“It certainly is an intriguing finding,” says Mary Anne Jamieson, an Associate Professor in Queen’s Departments of Obstetrics & Gynecology and Pediatrics, a practicing obstetrician at Kingston General Hospital, and co-author of the paper. “This adolescent pregnancy peak may be explained by biological reasons such as variations in fertility over the course of a calendar year, but it’s also possible that this increased conception rate in March is because of Spring Break.”

The researchers examined all 838 adolescent pregnancies that occurred in the Kingston region over a five-year period and compared the conception rates per month with a random sample of 838 adult conceptions that occurred over the same time period. While more adults conceive overall during the month of March, a larger relative percentage of adolescent pregnancies are conceived at this time compared to adult pregnancies.

This peak in adolescent conceptions coincides with the weeklong break given to all Ontario high school students.

“If Spring Break is the reason Continue reading

Children’s Hospitals not Equipped to Handle Pandemics

Outbreak could quickly exhaust capacity

A new study of children’s hospitals nationwide has found them underequipped to handle a major surge of patients in the event of a pandemic, and urges health care institutions and government agencies to immediately review emergency preparedness plans as flu season approaches.

“Every year we get lucky,” said the study’s lead author, Marion Sills, MD, MPH, and associate professor of pediatrics at the University Of Colorado School Of Medicine. Continue reading

Good Fat Most Prevalent in Thin Children

Study at Joslin Diabetes Center and Children’s Hospital Boston Finds Boosting Brown Fat Levels May Combat Obesity Epidemic

Researchers at Joslin Diabetes Center and Children’s Hospital Boston have shown that a type of “good” fat known as brown fat occurs in varying amounts in children – increasing until puberty and then declining — and is most active in leaner children.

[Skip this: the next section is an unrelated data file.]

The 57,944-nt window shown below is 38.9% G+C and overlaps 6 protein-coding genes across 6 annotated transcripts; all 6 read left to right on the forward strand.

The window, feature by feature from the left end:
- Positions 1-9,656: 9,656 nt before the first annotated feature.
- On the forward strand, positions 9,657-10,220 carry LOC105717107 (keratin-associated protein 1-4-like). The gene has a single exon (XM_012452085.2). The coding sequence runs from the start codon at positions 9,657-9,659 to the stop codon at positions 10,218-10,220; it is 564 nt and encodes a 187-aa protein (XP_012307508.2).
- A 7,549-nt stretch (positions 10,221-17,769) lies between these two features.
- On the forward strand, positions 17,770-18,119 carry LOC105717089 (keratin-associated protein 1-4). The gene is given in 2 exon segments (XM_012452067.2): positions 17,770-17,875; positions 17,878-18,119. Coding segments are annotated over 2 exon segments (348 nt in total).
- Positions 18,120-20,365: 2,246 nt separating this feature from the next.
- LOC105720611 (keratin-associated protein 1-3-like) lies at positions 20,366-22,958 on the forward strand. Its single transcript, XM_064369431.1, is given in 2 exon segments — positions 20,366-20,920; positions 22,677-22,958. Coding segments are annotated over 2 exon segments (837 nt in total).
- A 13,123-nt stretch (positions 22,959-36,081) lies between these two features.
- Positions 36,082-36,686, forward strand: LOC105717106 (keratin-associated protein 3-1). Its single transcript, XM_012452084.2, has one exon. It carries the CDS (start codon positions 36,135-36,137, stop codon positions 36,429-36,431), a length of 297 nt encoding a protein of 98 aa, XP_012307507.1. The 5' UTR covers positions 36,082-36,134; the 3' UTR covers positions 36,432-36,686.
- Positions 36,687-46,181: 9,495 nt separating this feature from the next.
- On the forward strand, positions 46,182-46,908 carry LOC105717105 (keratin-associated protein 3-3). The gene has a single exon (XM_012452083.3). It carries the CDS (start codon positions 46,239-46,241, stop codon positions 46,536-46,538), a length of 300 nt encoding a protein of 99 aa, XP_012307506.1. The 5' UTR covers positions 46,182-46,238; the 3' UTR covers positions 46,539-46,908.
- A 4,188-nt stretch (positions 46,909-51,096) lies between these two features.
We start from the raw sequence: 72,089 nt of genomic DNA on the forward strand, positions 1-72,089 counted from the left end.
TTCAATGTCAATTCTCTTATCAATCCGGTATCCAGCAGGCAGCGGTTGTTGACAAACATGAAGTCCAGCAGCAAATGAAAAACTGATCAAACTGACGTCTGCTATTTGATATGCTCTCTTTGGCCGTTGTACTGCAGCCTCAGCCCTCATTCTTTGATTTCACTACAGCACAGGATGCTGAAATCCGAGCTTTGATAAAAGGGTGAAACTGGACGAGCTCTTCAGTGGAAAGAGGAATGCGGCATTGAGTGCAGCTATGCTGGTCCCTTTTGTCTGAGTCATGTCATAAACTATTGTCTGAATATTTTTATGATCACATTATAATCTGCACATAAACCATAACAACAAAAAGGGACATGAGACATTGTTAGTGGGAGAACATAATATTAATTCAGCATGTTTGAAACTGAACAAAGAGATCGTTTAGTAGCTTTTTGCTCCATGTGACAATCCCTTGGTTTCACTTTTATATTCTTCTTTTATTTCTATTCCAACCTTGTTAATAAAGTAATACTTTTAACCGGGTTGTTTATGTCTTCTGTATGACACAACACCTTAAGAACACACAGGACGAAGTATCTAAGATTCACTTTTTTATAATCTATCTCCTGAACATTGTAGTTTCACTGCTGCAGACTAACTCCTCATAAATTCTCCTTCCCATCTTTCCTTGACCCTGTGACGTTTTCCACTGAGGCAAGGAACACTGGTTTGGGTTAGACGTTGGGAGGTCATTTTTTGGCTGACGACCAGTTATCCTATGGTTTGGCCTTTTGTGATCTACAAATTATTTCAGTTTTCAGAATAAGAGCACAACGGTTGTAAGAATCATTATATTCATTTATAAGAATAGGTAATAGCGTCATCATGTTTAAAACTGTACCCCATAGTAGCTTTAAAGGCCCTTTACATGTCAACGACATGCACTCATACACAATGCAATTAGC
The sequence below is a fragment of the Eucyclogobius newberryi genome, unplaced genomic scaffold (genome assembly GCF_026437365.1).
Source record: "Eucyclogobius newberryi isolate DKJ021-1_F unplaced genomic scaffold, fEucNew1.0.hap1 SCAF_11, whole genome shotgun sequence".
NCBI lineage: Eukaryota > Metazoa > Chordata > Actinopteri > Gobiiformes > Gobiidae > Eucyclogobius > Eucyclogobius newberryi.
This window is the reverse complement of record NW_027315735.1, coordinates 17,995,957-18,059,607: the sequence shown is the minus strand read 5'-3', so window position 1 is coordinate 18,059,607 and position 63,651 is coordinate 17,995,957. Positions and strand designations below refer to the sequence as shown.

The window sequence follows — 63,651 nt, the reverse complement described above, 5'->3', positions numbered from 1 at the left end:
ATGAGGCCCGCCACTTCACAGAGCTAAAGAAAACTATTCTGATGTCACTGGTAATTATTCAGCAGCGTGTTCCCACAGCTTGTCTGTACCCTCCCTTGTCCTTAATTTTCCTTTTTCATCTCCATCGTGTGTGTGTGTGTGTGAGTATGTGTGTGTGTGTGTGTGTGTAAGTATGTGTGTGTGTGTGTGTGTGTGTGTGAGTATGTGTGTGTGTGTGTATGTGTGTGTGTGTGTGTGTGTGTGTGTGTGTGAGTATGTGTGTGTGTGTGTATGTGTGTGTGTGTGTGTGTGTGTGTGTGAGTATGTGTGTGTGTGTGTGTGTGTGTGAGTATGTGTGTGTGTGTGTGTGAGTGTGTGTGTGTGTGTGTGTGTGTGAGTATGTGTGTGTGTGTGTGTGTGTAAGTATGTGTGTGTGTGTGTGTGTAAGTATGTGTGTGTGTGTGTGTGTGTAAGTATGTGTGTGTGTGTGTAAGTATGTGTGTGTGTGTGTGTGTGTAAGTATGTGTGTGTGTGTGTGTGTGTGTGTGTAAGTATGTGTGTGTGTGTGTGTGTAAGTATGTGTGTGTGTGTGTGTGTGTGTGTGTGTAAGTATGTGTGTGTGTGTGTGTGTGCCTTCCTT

The study used PET imaging data to document children’s amounts and activity of brown fat, which, unlike white fat, burns energy instead of storing it. Results were published in The Journal of Pediatrics.

“Increasing the amount of brown fat in children may be an effective approach at combating the ever increasing rate of obesity and diabetes in children,” said Aaron Cypess, MD, PhD, an assistant investigator and staff physician at Joslin and senior author of the paper. Continue reading

The Simple Act of Breastfeeding May significantly Reduce the Risk of SIDS

The sobering statistic is that every day approximately seven babies die of Sudden Infant Death Syndrome (SIDS). Recent research suggests the simple act of breastfeeding may significantly reduce the risk of this disease and the reduction may be particularly dramatic if the breastfeeding is exclusive of formula feeding: Health Day reports. The study published in the June 13 issue of Pediatrics found a 45% reduction in SIDS risk in babies who received any amount of breast milk and a whopping 73% reduction in those who were breastfed exclusively.

Aside from lowering SIDS risk, breast feeding provides other advantages. Experts widely regard breast milk as the best type of nourishment,  Continue reading